Researchers publishing in the journal Diabetes, Obesity and Metabolism investigated lifespan in patients with type 2 diabetes prescribed with metformin with patients prescribed with another common diabetes drug called sulphonylurea.
Prof Kevin McConway, Professor of Applied Statistics, The Open University, said:
“The title of this paper itself is not helpful in that anyone reading it might get the wrong idea – this study cannot actually answer the question it poses (“Can people with type 2 diabetes live longer than those without?”) for reasons discussed below, and it sounds almost as if there are grounds to advise people without diabetes to take metformin. But in fact the study isn’t saying that at all.
“In the press release, Craig Currie says “People lose on average around eight years from their life expectancy after developing diabetes” and goes on to explain why. So if the life expectancy of people with type 2 diabetes is so much shorter, how on earth can they “live longer than people without the disease”, as the title of the release and the paper both say?
“The answer is that the comparison in the paper runs only over the time period when the patients with diabetes were on first-line treatment with metformin, on its own (and there’s a similar comparison involving patients whose first-line treatment is with sulphonylureas). At some point after this first-line treatment starts, many of the patients with diabetes would be switched from metformin alone onto a second-line treatment, and this switch is (or should be) necessary because the diabetes or its effects have got worse. But at that point the comparison in this study simply stops.
“So the quote in the press release about an eight year reduction in life expectancy, in people who develop type 2 diabetes, is talking about the entire rest of a person’s life after the diagnosis, including the time when they might be on a more aggressive second-line treatment. But the comparison in the paper is looking only at the time before the treatment changes. You can’t fit all that into a simple headline, but it is important to note that the story here is not so simple.
“But, if the survival for people with diabetes, taking metformin, is significantly better than the survival for people without diabetes, even just over the limited timespan of this study, might that still not mean that people without diabetes should take metformin in order to live longer than they otherwise would? No, it’s not saying that. The apparent difference might be due to something other than the metformin.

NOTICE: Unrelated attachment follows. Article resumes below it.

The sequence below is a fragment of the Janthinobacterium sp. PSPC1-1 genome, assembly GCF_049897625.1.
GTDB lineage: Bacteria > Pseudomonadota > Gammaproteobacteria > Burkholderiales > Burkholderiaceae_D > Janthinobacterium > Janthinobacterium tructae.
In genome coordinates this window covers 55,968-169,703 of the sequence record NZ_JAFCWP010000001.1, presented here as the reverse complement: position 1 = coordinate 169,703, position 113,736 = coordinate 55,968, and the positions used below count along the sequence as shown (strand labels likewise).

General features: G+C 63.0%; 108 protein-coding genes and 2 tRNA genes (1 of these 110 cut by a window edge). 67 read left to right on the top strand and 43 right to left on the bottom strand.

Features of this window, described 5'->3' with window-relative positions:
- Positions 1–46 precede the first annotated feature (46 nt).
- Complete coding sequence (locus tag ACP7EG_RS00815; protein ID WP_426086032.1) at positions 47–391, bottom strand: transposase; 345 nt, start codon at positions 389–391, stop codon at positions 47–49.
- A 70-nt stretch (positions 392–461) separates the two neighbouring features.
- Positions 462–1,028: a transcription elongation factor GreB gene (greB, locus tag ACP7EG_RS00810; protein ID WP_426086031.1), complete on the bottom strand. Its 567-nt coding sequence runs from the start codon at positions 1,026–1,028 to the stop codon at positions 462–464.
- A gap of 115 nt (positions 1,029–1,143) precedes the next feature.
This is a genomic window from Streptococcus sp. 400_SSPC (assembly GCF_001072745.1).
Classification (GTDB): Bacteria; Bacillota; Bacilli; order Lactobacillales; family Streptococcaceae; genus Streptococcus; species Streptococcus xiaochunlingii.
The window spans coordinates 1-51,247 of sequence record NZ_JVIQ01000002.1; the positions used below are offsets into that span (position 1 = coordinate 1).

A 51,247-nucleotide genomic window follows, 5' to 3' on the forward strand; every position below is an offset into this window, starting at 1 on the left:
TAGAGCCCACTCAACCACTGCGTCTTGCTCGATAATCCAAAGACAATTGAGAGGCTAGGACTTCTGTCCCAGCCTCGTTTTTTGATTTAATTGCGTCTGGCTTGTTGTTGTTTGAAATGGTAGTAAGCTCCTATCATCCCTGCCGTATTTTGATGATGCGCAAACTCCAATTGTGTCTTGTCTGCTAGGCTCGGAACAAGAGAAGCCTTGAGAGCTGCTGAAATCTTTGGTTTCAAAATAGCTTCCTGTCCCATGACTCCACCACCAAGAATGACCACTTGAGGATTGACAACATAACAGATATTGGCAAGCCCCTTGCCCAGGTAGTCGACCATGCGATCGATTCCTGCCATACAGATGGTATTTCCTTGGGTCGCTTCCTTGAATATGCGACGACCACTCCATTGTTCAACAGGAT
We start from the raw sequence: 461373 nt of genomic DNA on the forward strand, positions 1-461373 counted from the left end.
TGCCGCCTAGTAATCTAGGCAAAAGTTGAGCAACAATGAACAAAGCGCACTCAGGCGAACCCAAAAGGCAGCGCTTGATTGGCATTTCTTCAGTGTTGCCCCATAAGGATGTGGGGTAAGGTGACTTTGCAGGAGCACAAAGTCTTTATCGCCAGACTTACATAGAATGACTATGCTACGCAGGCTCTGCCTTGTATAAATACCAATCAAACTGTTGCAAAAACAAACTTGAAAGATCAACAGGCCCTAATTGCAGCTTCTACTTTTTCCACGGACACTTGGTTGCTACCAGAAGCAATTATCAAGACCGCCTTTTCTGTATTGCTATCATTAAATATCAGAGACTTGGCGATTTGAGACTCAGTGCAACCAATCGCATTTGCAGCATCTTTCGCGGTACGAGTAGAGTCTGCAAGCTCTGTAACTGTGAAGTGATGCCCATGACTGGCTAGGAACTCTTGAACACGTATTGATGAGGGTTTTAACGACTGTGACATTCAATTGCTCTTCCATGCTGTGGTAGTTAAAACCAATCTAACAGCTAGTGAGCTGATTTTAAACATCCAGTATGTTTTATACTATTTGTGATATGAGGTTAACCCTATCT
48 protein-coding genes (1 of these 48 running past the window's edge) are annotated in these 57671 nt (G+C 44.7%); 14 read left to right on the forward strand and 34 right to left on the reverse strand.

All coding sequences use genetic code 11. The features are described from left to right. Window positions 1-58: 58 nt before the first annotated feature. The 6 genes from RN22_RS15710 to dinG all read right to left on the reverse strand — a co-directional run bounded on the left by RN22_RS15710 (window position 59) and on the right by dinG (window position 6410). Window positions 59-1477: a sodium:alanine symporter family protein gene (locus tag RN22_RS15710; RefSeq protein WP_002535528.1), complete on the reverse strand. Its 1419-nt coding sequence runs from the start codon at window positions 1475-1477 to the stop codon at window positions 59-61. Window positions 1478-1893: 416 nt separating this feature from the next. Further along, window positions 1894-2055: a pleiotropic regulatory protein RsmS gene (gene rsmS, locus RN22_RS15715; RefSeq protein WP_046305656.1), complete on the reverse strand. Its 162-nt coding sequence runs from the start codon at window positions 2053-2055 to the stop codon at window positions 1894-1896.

“The researchers did match the controls with patients with diabetes in certain ways, and in their statistical analysis they try to allow statistically for other differences between the people with diabetes and the controls. But the paper itself points out some issues. The researchers could not take into account certain possible confounders (other variables that might affect the comparison) because they did not have data on them for enough of the controls. Even without that important issue, statistical adjustment for confounders is never perfect. The difference in survival between people with diabetes on metformin, and controls without diabetes, was statistically significant but in fact rather small, and probably within the range where it could be explained by residual confounding (that is, the effect of other variables that was not taken into account by the analysis).
“Further, the paper itself also points out that people with diabetes are more likely be monitored for, and receive interventions for, problems with the heart and circulation. This extra intervention and monitoring, and the possibility of residual confounding, between them cast huge doubt on the possibility that the better survival in the patients taking metformin, compared to controls without diabetes, was simply because they were taking metformin.
“Metformin does come out well in comparison to the other diabetes treatment looked at in the study, sulphonylureas, where survival does seem to be clearly worse than it is for control people without diabetes (the paper mentions that metformin is not suitable for some people with diabetes, hence the use of sulphonylureas). Comparing such patients with people without diabetes does not tell us much about whether it is right to prescribe them sulphonylureas. To investigate that, one would need to compare them with patients taking some other treatment that would also be appropriate for them (and not metformin, which is not appropriate for them), and this study didn’t look at that at all.”
‘Can people with type 2 diabetes live longer than those without? A comparison of mortality in people initiated with metformin or sulphonylurea monotherapy and matched, non-diabetic controls’ by C. A. Bannister et al. published in Diabetes, Obesity and Metabolism on Friday 8 August 2014.